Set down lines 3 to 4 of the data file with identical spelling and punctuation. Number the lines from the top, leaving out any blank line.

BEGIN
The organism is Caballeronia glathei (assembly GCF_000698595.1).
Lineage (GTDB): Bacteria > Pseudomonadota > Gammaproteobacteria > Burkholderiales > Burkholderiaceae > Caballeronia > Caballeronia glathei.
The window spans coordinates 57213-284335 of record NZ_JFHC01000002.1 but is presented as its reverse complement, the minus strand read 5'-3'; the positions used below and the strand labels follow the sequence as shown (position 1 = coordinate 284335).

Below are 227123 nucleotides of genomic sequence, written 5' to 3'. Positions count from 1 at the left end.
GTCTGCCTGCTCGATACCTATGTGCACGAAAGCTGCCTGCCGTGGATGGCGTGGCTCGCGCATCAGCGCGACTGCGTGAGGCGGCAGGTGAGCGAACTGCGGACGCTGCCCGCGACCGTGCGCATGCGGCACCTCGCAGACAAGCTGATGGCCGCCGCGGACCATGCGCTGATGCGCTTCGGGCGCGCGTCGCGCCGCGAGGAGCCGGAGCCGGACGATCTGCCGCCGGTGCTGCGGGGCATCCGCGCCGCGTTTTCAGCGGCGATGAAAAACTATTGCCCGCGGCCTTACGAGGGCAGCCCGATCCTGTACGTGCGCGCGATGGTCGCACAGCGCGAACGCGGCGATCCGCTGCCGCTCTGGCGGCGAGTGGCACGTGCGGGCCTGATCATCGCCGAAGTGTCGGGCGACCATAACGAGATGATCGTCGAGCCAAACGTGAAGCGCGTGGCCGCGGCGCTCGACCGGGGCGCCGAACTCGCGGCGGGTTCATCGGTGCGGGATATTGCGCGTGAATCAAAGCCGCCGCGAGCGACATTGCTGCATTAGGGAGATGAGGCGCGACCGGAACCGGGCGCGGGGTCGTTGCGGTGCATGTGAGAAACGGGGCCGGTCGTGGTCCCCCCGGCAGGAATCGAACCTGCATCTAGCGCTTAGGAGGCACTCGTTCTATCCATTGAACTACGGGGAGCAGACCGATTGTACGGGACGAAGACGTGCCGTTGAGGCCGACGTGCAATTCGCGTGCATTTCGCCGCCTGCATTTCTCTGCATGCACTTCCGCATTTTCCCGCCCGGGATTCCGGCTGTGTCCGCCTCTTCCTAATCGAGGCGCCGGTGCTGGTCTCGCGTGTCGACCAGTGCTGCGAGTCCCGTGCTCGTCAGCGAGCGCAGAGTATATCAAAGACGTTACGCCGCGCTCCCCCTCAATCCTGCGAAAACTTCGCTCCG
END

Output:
The window spans coordinates 57213-284335 of record NZ_JFHC01000002.1 but is presented as its reverse complement, the minus strand read 5'-3'; the positions used below and the strand labels follow the sequence as shown (position 1 = coordinate 284335).

Below are 227123 nucleotides of genomic sequence, written 5' to 3'. Positions count from 1 at the left end.